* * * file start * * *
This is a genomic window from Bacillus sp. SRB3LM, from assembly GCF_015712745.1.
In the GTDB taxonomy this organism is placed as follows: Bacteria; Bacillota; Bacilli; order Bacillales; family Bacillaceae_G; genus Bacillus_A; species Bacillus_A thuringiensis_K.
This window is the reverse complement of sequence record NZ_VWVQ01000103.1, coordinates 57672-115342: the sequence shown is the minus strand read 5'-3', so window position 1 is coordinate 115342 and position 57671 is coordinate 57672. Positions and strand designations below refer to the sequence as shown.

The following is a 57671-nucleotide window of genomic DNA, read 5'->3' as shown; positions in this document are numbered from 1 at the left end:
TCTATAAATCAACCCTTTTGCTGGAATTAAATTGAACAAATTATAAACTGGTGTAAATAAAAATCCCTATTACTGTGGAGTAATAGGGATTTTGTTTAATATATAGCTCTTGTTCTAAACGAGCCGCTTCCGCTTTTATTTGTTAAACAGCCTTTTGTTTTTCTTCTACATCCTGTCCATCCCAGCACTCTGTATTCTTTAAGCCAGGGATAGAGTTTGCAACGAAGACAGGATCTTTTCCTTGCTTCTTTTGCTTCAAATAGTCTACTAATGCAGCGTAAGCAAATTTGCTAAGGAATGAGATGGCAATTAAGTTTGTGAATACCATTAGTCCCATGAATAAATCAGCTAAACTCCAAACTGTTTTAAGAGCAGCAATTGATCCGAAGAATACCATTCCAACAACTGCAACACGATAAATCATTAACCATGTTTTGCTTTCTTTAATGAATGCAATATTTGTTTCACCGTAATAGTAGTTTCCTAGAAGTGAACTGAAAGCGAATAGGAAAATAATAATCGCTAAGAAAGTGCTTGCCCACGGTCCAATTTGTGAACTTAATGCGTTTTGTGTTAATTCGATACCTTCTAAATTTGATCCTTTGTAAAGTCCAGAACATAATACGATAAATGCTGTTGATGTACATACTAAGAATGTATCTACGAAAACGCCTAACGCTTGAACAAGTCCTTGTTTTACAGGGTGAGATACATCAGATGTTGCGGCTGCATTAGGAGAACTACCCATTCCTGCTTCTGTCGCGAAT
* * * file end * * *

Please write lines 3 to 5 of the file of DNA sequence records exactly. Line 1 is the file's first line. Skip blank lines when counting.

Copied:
This window is the reverse complement of sequence record NZ_VWVQ01000103.1, coordinates 57672-115342: the sequence shown is the minus strand read 5'-3', so window position 1 is coordinate 115342 and position 57671 is coordinate 57672. Positions and strand designations below refer to the sequence as shown.

The following is a 57671-nucleotide window of genomic DNA, read 5'->3' as shown; positions in this document are numbered from 1 at the left end:
TCTATAAATCAACCCTTTTGCTGGAATTAAATTGAACAAATTATAAACTGGTGTAAATAAAAATCCCTATTACTGTGGAGTAATAGGGATTTTGTTTAATATATAGCTCTTGTTCTAAACGAGCCGCTTCCGCTTTTATTTGTTAAACAGCCTTTTGTTTTTCTTCTACATCCTGTCCATCCCAGCACTCTGTATTCTTTAAGCCAGGGATAGAGTTTGCAACGAAGACAGGATCTTTTCCTTGCTTCTTTTGCTTCAAATAGTCTACTAATGCAGCGTAAGCAAATTTGCTAAGGAATGAGATGGCAATTAAGTTTGTGAATACCATTAGTCCCATGAATAAATCAGCTAAACTCCAAACTGTTTTAAGAGCAGCAATTGATCCGAAGAATACCATTCCAACAACTGCAACACGATAAATCATTAACCATGTTTTGCTTTCTTTAATGAATGCAATATTTGTTTCACCGTAATAGTAGTTTCCTAGAAGTGAACTGAAAGCGAATAGGAAAATAATAATCGCTAAGAAAGTGCTTGCCCACGGTCCAATTTGTGAACTTAATGCGTTTTGTGTTAATTCGATACCTTCTAAATTTGATCCTTTGTAAAGTCCAGAACATAATACGATAAATGCTGTTGATGTACATACTAAGAATGTATCTACGAAAACGCCTAACGCTTGAACAAGTCCTTGTTTTACAGGGTGAGATACATCAGATGTTGCGGCTGCATTAGGAGAACTACCCATTCCTGCTTCTGTCGCGAAT